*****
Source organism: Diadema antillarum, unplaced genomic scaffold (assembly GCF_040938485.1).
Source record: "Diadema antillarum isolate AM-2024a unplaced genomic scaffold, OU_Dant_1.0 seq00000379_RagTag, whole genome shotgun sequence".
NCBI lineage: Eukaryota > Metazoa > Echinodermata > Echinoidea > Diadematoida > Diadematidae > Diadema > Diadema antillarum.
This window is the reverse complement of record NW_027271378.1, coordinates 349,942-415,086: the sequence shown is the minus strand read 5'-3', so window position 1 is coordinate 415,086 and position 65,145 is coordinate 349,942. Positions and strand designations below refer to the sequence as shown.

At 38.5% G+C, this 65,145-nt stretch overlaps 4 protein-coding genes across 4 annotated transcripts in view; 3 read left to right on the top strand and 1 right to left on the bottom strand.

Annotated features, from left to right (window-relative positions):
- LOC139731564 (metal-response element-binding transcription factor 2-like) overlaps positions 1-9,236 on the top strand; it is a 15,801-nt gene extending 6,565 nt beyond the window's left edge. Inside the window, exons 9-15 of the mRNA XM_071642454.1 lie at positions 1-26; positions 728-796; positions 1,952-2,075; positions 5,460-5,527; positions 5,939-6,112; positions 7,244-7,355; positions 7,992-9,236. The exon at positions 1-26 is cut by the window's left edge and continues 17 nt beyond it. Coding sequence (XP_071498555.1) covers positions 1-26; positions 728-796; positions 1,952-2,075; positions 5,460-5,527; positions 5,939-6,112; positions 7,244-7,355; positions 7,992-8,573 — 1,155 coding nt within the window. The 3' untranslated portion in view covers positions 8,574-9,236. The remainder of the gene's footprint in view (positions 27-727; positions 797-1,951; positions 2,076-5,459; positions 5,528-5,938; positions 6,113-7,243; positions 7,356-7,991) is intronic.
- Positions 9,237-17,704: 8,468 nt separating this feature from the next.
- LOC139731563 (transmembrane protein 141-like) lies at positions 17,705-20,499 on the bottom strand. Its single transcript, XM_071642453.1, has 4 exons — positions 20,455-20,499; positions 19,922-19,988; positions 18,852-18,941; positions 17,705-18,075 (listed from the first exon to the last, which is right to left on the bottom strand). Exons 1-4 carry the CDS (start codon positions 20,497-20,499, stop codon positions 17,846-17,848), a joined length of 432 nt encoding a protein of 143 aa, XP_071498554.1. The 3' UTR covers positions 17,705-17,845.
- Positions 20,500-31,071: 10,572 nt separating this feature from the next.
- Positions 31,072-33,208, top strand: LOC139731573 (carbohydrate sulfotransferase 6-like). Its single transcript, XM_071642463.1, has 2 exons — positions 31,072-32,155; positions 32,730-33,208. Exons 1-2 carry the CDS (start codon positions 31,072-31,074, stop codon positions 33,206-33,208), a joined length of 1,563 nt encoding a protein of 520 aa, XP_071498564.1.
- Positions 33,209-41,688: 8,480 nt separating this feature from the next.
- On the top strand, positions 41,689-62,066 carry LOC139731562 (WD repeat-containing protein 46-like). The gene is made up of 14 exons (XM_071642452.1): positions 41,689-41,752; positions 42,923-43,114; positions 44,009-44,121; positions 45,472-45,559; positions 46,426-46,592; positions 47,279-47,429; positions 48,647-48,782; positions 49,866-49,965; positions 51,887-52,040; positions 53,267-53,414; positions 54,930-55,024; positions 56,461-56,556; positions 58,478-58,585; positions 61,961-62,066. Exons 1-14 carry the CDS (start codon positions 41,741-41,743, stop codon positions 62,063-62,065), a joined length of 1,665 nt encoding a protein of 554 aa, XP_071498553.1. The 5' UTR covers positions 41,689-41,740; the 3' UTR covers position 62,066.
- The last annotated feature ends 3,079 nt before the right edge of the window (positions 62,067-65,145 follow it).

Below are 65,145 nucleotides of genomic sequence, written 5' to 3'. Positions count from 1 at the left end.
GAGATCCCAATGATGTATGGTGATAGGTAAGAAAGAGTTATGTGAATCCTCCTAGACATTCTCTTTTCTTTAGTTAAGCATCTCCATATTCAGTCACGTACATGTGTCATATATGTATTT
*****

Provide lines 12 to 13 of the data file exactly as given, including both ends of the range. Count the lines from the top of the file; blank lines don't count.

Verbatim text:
- Positions 33,209-41,688: 8,480 nt separating this feature from the next.
- On the top strand, positions 41,689-62,066 carry LOC139731562 (WD repeat-containing protein 46-like). The gene is made up of 14 exons (XM_071642452.1): positions 41,689-41,752; positions 42,923-43,114; positions 44,009-44,121; positions 45,472-45,559; positions 46,426-46,592; positions 47,279-47,429; positions 48,647-48,782; positions 49,866-49,965; positions 51,887-52,040; positions 53,267-53,414; positions 54,930-55,024; positions 56,461-56,556; positions 58,478-58,585; positions 61,961-62,066. Exons 1-14 carry the CDS (start codon positions 41,741-41,743, stop codon positions 62,063-62,065), a joined length of 1,665 nt encoding a protein of 554 aa, XP_071498553.1. The 5' UTR covers positions 41,689-41,740; the 3' UTR covers position 62,066.